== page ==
Interlayers of absorbing or nonabsorbing materials can be present between layers (A), (B), (C) and (D). The thickness of the interlayers is 1 to 50 nm, preferably 1 to 40 nm and, in particular, 1 to 30 nm.
In this embodiment preferred interference pigments have the following layer structure:
TiO2 + SiO2 + TiO2
TiO2 + SiO2 + TiO2
TiO2 + SiO2 + TiO2
In said embodiment all layers of the interference pigments are preferably deposited by microwave deposition, but part of the layers can also be applied by CVD (chemical vapour deposition) or by wet chemical coating:
TiO2 + SiO2 + TiO2 + Prussian Blue
The metal oxide layers can be applied by means of oxidative gaseous phase decomposition of metal carbonyls (e.g. iron pentacarbonyl, chromium hexacarbonyl; EP-A-45 851), by means of hydrolytic gaseous phase decomposition of metal alcoholates (e.g. titanium and zirconium tetra-n- and -iso-propanolate; DE-A-41 40 900) or of metal halides (e.g. titanium tetrachloride; EP-A-338 428), by means of oxidative decomposition of organyl tin compounds (especially alkyl tin compounds such as tetrabutyltin and tetramethyltin; DE-A-44 03 678) or by means of the gaseous phase hydrolysis of organyl silicon compounds (especially di-tert-butoxyacetoxysilane) described in EP-A-668 329, it being possible for the coating operation to be carried out in a fluidised-bed reactor (EP-A-045 851 and EP-A-106 235). Layers of oxides of the metals zirconium, titanium, iron and zinc, oxide hydrates of those metals, iron titanates, titanium suboxides or mixtures thereof can be applied by precipitation by a wet chemical method, it being possible, where appropriate, for the metal oxides to be reduced. In the case of the wet chemical coating, the wet chemical coating methods developed for the production of pearlescent pigments may be used; these are described, for example, in DE-A-14 67 468, DE-A-19 59 988, DE-A-20 09 566, DE-A-22 14 545, DE-A-22 15 191, DE-A-22 44 298, DE-A-23 13 331, DE-A-25 22 572, DE-A-31 37 808, DE-A-31 37 809, DE-A-31 51 343, DE-A-31 51 354, DE-A-31 51 355, DE-A-32 11 602 and DE-A-32 35 017, DE 195 99 88, EP-A-892832, EP-A-753545, EP-A-1213330, WO93/08237, WO98/53001, WO98/12266, WO98/38254, WO99/20695, WO00/42111 and WO03/6558.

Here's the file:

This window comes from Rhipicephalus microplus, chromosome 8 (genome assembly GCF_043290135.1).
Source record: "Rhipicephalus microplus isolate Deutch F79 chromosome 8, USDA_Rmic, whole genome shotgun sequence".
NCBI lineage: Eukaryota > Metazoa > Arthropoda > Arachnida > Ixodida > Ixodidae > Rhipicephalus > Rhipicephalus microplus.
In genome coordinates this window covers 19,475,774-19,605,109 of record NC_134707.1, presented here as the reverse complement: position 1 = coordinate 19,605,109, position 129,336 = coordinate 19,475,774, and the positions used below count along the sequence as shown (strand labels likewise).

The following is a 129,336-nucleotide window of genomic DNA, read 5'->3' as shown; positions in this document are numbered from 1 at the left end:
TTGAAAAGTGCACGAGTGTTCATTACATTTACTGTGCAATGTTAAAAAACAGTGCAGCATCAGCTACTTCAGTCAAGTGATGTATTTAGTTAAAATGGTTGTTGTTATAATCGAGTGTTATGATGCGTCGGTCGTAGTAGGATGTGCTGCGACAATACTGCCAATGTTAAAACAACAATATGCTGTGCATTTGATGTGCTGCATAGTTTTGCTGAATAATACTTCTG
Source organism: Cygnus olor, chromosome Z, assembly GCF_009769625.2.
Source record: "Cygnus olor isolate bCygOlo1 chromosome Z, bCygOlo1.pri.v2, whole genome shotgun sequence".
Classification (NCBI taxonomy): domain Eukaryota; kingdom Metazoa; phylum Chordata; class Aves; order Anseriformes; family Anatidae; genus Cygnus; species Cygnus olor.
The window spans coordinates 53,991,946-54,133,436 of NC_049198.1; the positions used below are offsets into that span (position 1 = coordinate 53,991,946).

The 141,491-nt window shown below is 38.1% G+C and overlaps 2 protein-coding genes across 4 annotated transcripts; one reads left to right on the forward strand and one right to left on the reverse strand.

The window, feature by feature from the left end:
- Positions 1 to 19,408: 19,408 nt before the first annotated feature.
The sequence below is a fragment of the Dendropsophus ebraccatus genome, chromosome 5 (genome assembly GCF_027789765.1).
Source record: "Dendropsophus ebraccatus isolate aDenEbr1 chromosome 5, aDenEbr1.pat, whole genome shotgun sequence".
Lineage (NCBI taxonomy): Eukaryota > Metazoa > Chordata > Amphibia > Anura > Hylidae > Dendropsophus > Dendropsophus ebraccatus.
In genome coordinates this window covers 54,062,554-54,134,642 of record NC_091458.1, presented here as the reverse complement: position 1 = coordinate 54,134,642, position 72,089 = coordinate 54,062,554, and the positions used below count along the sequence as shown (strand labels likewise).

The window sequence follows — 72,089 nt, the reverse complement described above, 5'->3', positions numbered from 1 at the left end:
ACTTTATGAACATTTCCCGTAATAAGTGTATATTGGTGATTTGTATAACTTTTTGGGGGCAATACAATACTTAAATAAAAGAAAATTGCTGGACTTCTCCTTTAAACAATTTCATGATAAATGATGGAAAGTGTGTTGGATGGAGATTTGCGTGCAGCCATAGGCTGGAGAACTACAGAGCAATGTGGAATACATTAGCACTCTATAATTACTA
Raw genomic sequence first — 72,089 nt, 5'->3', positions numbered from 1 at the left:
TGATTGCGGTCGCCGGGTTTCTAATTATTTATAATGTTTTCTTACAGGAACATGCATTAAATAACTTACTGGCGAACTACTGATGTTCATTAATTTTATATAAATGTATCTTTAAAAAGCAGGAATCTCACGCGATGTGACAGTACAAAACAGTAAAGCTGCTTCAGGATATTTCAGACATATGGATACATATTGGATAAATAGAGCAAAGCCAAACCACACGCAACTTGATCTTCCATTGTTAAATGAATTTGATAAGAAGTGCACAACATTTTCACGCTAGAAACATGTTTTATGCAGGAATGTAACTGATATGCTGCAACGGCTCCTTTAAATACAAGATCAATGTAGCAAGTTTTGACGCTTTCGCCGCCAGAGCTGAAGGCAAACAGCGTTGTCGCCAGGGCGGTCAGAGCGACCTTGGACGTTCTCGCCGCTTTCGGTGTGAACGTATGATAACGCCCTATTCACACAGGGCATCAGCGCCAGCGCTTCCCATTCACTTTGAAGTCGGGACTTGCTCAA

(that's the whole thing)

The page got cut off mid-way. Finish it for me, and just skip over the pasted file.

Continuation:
The metal oxide of high refractive index is preferably TiO2 and/or iron oxide, and the metal oxide of low refractive index is preferably SiO2. Layers of TiO2 can be in the rutile or anastase modification, wherein the rutile modification is preferred. TiO2 layers can also be reduced by known means, for example ammonia, hydrogen, hydrocarbon vapor or mixtures thereof, or metal powders, as described in EP-A-735,114, DE-A-3433657, DE-A-4125134, EP-A-332071, EP-A-707,050 or WO93/19131.